And the truth is, you can get all that stuff done if you want to, when you want, the time will come around and you can get motivated and you can do it and it will be fine. But beating yourself up because you cannot do anything more than you are doing right now. That does not make sense. And the other metaphor I want to say is I'm looking at this cluster. I've got three bushes, I've got a beautiful Oak leaf and I've got a beauty berry and I've got this other sort of shrub kind of thing that I forget the name of right now. And they're all gorgeous plants. The problem is they're all right on top of each other and the most beautiful thing that I can do for my yard is to get rid of one of these beautiful plants. And I love that analogy because so often in our practice we have three beautiful plants that we're so proud of that are all so wonderful that we really want to take care of. And the truth is the best thing we could possibly do is get rid of one of the beautiful plants and just focus on a smaller number of things. So those things have the space they need to grow and evolve. And so this has been lessons in life Gardening with Andy Roark
Stephanie Goss (04:44):
That. That's it. That's, that's all I got. That started us off on such a deep note. Cause where I was going to go with that was, hey, I saw on social media you had a crate full of puppies.
Dr. Andy Roark (05:01):
I also had crate full of puppies yesterday. They were labrador retriever puppies. No, no good stories there. Just nine of them. Litter of nine, adorable labrador retriever puppies, they all came in a crate. They were a hundred percent asleep too. It was a crate full of sleeping labrador retriever puppies.
Stephanie Goss (05:22):
I was not thinking on the depth of life lessons gardening with Dr. Andy Roark
Dr. Andy Roark (05:30):
Sometimes I forget how I'm going to introduce you because I'm scattered and sometimes I'm too deep. I'm so deep I can't.
Stephanie Goss (05:39):
And yet none of this has, it does have to do with the episode, but it's not the episode. But this is going to be a good one. I'm actually really excited to dive into this one. So we had a letter from the mailbag, actually going to get started, you guys.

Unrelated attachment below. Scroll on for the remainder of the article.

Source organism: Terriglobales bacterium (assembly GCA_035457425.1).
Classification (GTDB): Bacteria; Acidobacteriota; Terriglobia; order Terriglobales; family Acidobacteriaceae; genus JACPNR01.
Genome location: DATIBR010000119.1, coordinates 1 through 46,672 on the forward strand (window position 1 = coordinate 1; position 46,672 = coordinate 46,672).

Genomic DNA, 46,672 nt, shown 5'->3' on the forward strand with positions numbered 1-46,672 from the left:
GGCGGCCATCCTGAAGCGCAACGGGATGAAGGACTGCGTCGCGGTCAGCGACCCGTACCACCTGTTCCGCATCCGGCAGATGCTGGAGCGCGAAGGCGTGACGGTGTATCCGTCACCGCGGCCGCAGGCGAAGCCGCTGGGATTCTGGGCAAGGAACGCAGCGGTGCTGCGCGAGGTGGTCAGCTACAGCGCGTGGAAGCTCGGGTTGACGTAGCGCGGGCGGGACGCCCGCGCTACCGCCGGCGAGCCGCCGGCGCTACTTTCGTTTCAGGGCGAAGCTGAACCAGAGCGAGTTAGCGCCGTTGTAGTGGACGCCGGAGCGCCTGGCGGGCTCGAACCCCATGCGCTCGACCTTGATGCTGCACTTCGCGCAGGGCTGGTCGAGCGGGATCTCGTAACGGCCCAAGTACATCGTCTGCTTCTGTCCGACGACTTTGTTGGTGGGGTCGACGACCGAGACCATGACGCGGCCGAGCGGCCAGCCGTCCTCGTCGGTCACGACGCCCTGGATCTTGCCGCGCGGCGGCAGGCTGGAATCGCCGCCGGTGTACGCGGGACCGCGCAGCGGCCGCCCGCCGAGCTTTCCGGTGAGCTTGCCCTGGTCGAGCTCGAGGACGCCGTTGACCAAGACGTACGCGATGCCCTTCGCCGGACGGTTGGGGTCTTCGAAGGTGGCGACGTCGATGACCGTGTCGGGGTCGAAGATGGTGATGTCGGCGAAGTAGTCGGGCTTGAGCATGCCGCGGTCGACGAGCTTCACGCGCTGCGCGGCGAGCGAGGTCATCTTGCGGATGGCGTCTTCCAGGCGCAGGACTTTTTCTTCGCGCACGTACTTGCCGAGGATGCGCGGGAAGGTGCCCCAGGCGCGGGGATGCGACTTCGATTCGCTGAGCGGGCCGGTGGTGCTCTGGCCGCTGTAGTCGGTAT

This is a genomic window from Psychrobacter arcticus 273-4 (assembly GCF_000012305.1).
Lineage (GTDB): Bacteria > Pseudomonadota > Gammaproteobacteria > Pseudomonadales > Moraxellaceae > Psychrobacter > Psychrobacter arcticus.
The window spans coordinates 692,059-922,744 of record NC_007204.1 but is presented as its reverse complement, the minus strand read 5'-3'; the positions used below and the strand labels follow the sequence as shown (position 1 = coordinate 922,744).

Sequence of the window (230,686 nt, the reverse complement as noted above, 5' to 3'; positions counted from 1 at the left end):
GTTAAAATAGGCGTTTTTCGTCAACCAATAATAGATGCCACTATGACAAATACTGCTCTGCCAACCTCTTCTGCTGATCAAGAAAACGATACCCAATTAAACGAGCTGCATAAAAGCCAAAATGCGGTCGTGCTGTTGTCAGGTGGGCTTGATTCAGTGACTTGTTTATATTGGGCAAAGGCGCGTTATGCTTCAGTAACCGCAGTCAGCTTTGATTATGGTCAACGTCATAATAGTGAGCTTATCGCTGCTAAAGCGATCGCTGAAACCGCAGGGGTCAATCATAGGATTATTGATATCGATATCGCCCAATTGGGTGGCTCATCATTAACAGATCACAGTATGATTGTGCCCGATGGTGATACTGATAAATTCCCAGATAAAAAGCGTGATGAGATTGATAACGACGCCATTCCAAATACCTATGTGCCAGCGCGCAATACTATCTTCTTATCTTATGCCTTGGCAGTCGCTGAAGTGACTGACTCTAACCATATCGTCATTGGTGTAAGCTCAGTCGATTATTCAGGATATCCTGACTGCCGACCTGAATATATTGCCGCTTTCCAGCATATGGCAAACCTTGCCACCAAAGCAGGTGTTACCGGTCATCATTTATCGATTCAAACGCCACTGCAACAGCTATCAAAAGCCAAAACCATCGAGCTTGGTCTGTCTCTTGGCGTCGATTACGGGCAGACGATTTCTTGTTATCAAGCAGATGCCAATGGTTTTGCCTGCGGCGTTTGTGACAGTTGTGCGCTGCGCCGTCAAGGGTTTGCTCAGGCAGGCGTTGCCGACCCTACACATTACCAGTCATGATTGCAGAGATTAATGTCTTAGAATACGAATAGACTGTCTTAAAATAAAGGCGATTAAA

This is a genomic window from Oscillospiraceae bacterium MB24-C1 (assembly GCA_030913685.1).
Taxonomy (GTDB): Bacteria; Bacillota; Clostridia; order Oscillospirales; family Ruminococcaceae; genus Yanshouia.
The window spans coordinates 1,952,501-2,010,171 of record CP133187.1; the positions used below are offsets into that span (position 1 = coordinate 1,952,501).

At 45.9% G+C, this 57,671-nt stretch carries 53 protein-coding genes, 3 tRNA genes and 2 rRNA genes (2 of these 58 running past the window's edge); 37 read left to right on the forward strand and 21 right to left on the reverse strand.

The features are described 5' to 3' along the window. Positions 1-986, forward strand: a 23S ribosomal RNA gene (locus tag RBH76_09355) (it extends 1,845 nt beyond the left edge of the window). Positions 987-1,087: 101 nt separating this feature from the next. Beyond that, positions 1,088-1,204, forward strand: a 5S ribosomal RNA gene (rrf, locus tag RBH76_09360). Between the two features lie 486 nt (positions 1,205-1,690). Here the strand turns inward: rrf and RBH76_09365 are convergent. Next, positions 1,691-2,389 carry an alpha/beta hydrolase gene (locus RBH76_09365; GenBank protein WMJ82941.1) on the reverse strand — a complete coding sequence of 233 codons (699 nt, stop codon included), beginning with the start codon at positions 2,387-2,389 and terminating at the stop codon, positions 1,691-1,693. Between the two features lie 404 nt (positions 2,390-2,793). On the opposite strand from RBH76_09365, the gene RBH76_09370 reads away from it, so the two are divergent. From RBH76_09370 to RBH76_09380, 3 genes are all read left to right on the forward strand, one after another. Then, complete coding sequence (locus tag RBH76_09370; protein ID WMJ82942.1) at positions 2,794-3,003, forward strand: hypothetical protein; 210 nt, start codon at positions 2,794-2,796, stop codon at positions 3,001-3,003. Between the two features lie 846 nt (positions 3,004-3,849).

Dr. Andy Roark (05:59):
Alright, here we go.
Stephanie Goss (06:01):
We had a letter from the mail bag from Dr. FedUp and I thought that this was so great. So Dr. FedUp is a new grad that took a job at a privately owned practice that they thought that they knew very well. They thought they did their due diligence, knew the clinic, knew the culture, it's a multiple doctor practice and they actually have multiple locations. And this new grad asked all the right questions about mentorship and stuff during their interview process and felt like they were heading into a space where they were going to have strong support and strong mentorship. And they said on my third day of work, I got thrown into one of the practices. There was no other doctor present and I was scheduled with multiple surgeries. And this was the first of many issues that I've since had in this position.
Dr. FedUp says I love the team that I get to work with, but the mentorship that I was very clear that I wanted and needed does not seem to be happening at all. They are rarely scheduled with another doctor for appointments. And they've actually gotten to the point where they have refused to do surgery because more often than not they were getting scheduled to do surgery with no other doctors present. And they just didn't feel comfortable with that as a new grad. And so Dr. FedUp said, I'm now thinking about leaving, but I know that if I leave that there won't be enough doctors left to staff the multiple locations and that the practice may be forced to close one of the practices down. They have already lost another new grad before me for the same reasons that I'm now considering leaving over, which they found out after the fact it sounds like. And so Dr. FedUp's question is, how should I tell them that I'm leaving? How much notice should I give and how do I feel bad if they lose a practice and are forced to close a location because I choose to leave?
Dr. Andy Roark (07:53):
This question kind of made me chuckle when I read it and then we'll talk about why later on. But it was like, Hey, I have told them what I need and they have told me they're not going to give it to me. Should I feel guilty about leaving? And I'm like, no, no, I can't. No, there's a little bit more nuance to that and there's a number of different things that we can do, but the short answer is no. All you can do is tell people where you are and what you need and how you feel and be reasonable and rational and nice and then they're going to do what they're going to do. And you shouldn't feel guilty about that. And it's spoiling the end here. But veterinarians are very good at feeling guilty. We feel guilty about a lot of things. We feel guilty about working a lot. We feel guilty about not working a lot. We feel guilty about taking days off and about not taking days off. We feel guilty about all the things. Yes. And so we really champion this whole, I feel responsible and I don't know if I should. Yeah, let's dive into this. All right, cool.